This story’s a modern day fairytale, the stuff of legends. One nerd who wrote some code which ended up impacting the whole wide world — before even the Internet was up and running!
That’s the story of Bill Gates and Microsoft’s first truly user-friendly operating system — Windows 1.0. Without it, there would be no desktop computers, and all that we take for granted in this digital world of ours wouldn’t have existed.
On November 10, 1983, Bill Gates — Microsoft’s president and board chairman — held a posh event in New York City. The main attraction at this event was an operating system with a simple and intuitive graphical user interface. This was the Windows 1.0.
Considering what existed in terms of OS functionality at the time — which wasn’t much, to be honest, if you look at the command-based MS DOS — Windows 1.0’s graphical user interface was a breath of fresh air. It had dropdown menus, tiled windows, even mouse support and multitasking with several apps. For the first time, it proved to people that operating systems could be simple enough to be used by non-geeks, too. The rest, as they say, is history.
On that note, here are some interesting historical facts about Windows 1.0…
No, Bill Gates didn’t come up with the ‘Windows’ name
He wanted to call the new graphical operating system ‘Interface Manager’. I know right? What was Bill Gates smoking?! Luckily Rowland Hanson, a Microsoft marketing wizard at the time, thought along the same lines and convinced Gates to rename the OS to ‘Windows’. Phew!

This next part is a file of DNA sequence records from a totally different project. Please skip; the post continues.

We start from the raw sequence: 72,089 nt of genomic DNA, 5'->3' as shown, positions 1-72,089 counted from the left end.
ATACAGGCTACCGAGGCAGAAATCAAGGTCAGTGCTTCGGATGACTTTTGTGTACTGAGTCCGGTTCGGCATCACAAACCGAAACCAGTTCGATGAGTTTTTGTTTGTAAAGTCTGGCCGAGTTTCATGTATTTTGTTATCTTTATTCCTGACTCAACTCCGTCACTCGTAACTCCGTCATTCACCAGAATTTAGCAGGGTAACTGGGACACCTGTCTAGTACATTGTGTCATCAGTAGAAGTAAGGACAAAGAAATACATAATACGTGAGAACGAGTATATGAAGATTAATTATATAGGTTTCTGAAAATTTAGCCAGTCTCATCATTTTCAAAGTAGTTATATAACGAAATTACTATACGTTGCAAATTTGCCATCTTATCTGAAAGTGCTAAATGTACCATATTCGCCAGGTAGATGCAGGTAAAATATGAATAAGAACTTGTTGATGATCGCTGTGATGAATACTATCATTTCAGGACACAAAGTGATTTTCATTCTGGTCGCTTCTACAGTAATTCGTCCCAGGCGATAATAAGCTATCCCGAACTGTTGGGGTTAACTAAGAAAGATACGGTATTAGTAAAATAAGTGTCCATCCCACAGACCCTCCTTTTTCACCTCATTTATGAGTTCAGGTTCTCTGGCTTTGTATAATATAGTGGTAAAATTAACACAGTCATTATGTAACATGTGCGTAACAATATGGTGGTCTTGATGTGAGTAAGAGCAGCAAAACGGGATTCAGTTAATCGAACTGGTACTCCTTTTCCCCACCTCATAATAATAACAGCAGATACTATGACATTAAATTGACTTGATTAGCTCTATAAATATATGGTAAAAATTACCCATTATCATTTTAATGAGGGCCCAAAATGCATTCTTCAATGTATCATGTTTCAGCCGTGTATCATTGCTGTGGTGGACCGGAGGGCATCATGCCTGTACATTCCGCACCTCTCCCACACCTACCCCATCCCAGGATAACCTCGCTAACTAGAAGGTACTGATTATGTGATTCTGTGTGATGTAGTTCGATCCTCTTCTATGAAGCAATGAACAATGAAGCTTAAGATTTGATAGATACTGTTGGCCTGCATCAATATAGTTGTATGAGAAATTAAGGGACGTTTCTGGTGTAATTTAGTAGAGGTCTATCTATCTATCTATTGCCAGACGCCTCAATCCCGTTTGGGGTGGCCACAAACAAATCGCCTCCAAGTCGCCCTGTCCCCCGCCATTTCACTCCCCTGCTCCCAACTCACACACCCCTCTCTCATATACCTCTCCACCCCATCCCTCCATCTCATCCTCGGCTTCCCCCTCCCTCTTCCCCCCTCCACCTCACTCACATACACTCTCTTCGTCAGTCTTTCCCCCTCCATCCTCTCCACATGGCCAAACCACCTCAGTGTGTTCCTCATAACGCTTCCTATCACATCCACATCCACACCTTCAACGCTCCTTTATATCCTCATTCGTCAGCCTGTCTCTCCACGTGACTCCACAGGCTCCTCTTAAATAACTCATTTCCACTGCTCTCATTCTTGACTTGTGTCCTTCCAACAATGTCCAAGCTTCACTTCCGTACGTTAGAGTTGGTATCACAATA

What Bill Gates said about Windows 1.0 in 1983
“Windows provides unprecedented power to users today and a foundation for hardware and software advancements of the next few years. It is unique software designed for the serious PC user, who places high value on the productivity that a personal computer can bring.” This line from Gates was included in the original press material for the Microsoft operating system.
Windows 1.0 had insane hardware requirement
Windows 1.0 demanded a daunting 256KB of RAM, a graphics adapter, either two floppy drives or a hard drive. Don’t laugh but these were astronomical requirements for a PC sold in the mid-1980s.
How much did Windows 1.0 cost in 1983
At the time it was revealed by Bill Gates, Windows 1.0 had a price tag of US $99. Seems like a lot, doesn’t it? Wrong! Personal computers were an expensive hobby at the time, and Microsoft’s Windows wanted to be the cost-effective, value-for-money alternative to the likes of Apple’s Lisa and Visi On against whom Microsoft was competing with.
Windows 1.0 came with all these cool applications
It had a notepad application, calendar, a clock that looked like the real thing. It came with a terminal application to enter DOS commands, a dedicated file manager, and Windows Write — a precursor to WordPad. A reversi game and Windows Paint was also included. No support for Microsoft Word or Excel came till much later.